Ortadoğu Kadınlardaki Statüsü: Gözlemler ve Engeller

I was given the opportunity to speak at a symposium organized by the International Relations Department Student Organization at my host university two weeks ago. Though very excited for the chance to talk about women’s status, I was more than a little intimidated at the prospect of doing so in Turkish. I wrote an original draft in English, then translated it into the best Turkish I could muster. Later, I sat for hours with a dedicated and diligent group of friends who helped me work the draft into a more professional and academic register, which was the resulting speech below. Clearly, I was struggling a little bit with the pronunciation in that more academic register (so many suffixes!) but I hope my audience was able to take something away from the talk. Because of the time restraints and the language barrier, my ideas are of course less fully formed and explicated in this presentation than in real life, but “what can I do sometimes?,” as my students would say. In an event, a transcript in Turkish and my intended messaging in English is below.

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Ortadoğu Kadınlardaki Statüsü: Gözlemler ve Engeller

Saygıdeğer öğretim üyesi arkadaşlarım değerli Kirikkale Üniversitei öğrencileri ve değeri misafir öğrencilerimiz- Yapacağım konuşma dünya üzerindeki kadınların statüsüne değinmek olacak,ve bu konulara değinirken istatistiksel verilerden ve hikayelerden çok gerçeklerden yola çıkacağım. Fakat, Ortadoğu’da yaşayan kadınlardan bahsedilmek istendiğinde nasil bahsedilebilir? Bu önemli bir sorudur. Ben Amerikan vatandaşıyım ve yaşadığım ülkedeki akademisyen arkadaşlarımla büyük bir mücadele içindeyiz. Politikacılar ve güçlü medya firmaları Amerikalılar’ın ortadoğu bölgesi ve İslam dünyası hakkinda çok az bilgiye sahip olduklarının farkındalar. Ayrıca onlar da bu konu hakkinda çok eksik bilgiye sahipler. Politikacılar ve medya birlikte çalişiyorlar. “Ortadoğudaki kadınlar mazlum, bağımlı” diye anlatıyorlar. “Zavallı kadınlar için uğraşacağız” diyorlar. Fakat sonra ne yapiyorlar? Savaşıyorlar, aynı zamanda diğer ülkere yaptırım gücü uygulatıyorlar. Bütün bunları yaptıktan sonra kadınların artik daha güvende olacaklarını, daha özgür olacaklarını, daha eğitimli olacaklarını ve daha rahat yaşayacaklarını idda ediyorlar. Amerikan halkı da aynı şeye inaniyor; fakat ben onlar gibi düşünmüyorum ve böyle bir vaatte bulunmayacağım. Çünkü; Hiçbirşey o kadar da basit değildir.

Dünyanın hiç bir yerindeki kadınlar ayrı koşullarda yaşamiyor. Sadece bir mahallede bile bu durum çeşitlilik gösterebilir. Yaşamları, maaşları, okuryazarlık durumları ve eğitim düzeyleri, medeni durumları, dinleri…. Aynı zamanda çevre faktörleri var. Köyde mi yoksa şehirde mi yaşıyor bu kadınlar? Isınma imkanlari, içme suları var mı? Bunlar çok önemli sorunlardır. Bu konu milletlerden ve mezheplerden daha önemli olabilir. Amerika’da yaşayan köylü bir kadınla kentli bir kadın,Türkiye’deki köylü bir kadınla kentli bir kadının ortak noktaları olabilir.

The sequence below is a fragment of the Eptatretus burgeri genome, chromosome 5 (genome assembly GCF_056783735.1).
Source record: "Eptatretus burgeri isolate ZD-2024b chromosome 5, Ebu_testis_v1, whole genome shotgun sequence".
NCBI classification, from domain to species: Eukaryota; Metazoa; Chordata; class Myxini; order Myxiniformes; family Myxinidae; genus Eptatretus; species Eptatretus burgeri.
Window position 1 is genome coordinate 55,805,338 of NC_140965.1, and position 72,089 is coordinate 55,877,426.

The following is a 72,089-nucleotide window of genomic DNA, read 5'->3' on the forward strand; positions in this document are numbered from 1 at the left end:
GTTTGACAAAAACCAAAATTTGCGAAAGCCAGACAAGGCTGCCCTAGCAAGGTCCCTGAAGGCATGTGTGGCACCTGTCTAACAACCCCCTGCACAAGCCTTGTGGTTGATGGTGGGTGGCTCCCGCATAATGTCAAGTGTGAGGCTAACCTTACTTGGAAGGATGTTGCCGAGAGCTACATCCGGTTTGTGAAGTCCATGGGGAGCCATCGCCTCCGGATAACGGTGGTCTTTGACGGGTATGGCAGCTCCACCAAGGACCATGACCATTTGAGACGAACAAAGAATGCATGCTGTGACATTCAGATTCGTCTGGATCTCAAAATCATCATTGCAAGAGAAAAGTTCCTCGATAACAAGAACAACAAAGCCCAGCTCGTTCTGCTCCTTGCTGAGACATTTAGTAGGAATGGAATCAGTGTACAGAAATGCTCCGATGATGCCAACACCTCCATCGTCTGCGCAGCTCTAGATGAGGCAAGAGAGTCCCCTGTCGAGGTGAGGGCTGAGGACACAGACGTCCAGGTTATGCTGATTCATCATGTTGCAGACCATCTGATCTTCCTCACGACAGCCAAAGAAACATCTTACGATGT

Zamanım kısıtlı olduğu için genel bir konuşma yapacağım. Şu konular üzerinde duracağım: şiddet ve savaş, eğitim, ve kadınların siyasi faaliyetleri.

Üzerinde konuşmak istediğim ilk konu şiddet. Şiddet birçok farklı türde olabilir; yapısal şiddet, ekonomik şiddet, duygusal şiddet… Bu şiddet türleri üzerinde tartışıp değerlendirme yapmamız çok önemli ama bugün ne yazıkki konumuzun odağı, bölgede kadınlara uygulanan, fiziksel şiddet. Suriye Irak ve Filistin şu anki açık örnekler. Suriye’de yedi binden fazla kadın şu anki savaş yüzünden öldü. Filistin’deki kadınlar çok kötü durumda yaşıyorlar. Bir askeri işgal altında yaşıyorlar,Gazze’de kuşatma altındalar ve sık sık şiddet görüyorlar. İnsanlar Gazze’nin açık hava hapishanesi gibi olduğunu söylüyorlar. Irak’taki kadınların durumu muhtemelen üçünün arasında en kötü olanı.  30 yıldır sürekli savaş ve işgal yaşadılar. Evrensel insan hakları bildirgesi şunu söyler: En önemli hakkımız yaşama hakkıdır. Eğer bu hak saygı görmüyorsa(bu hak tehdit ediliyorsa, eğer güvende değilseniz) diğer insan hakları korunamaz.

İkinci bir konumuz da eğitimdir. Eğitim için açılan sınıfların, kadınlarımızın mücadelesi açısından çok önemli bir yere sahip olacağına inaniyorum. Buna bir örnek olarak; Türkiye’deki kadınlarımızın bir çoğunun, eğitim seviyelerinin çok kısıtlı olması gösterilebilir. Bir çoğumuzun çevresinde bu tür kadınlarımız var öyle değil mi? Eğitimin eksik olduğu bir ortamda kadınsal değerlerin de arka plana atıldığını birliriz.Buna Türkiye bir örnekti sadece, fakat bunun yanısıra Irak, Süriye, ve Filistindeki okulların saldırıya uğraması, Ürdün ve Lübnan’da da eğitimin popüler olduğu halde pahalı  olması, çoğu yerde de ataerkil yapının hakim olması, gibi konular da  kadınlarımızın ikinci plana atılmasına sebep olarak gösterilebilir.demem o ki kadınlarımızın toplumda yer edenebilmesi, eğitimlerinin önünün açilması ve onların da söz sahibi olabilmesi için onlara her türlü firsatın verilmesi lazimdir.

Bugün Üçüncü ve son konum kadınların siyaset ve sivil toplum katılımcılığı . Geçen hafta birleşmiş Milletler’de uluslararası kadınler konferansı yüzüncü yildönümü  kutlandı ve bu yüzden bu konu Değılmek istedim. Kadın politikacilarimizdan çok örneğimiz var.mesela, Türkiyede bir dönem başbakan olarak Tansu Çiler vardı, fakat ABD’de, kadın olarak başkanı çıkmadı. ABD’de kongre üyesi olarak kadın oranı yüz’de ondokuzdur. Türkiye’de meclis üyesi olarak kadın oranı yüzde ondörtdür. Bana göre, kadınların siyasi ortamdaki yuzdelik oranının dahada artması, kadınların statülerini yukselticektir. Biz kadınlar için Filistinli kadınlar örnek olmalı çünkü orada devlet sistemi olmadığı halde kadınların siyaste atılım oranları çok yuksektir, bunlara örnek olarak Hanan Ashrawi, Leila Khaled, ve Haneen Zoabi verilebilir. Bunun yanısıra ortadoğu bölgesinde çok aktif politikacı kadınlar da var; sivil toplum kurumlarında çalişip ve yeni kurumların açilmasında öncülük ediyorlar.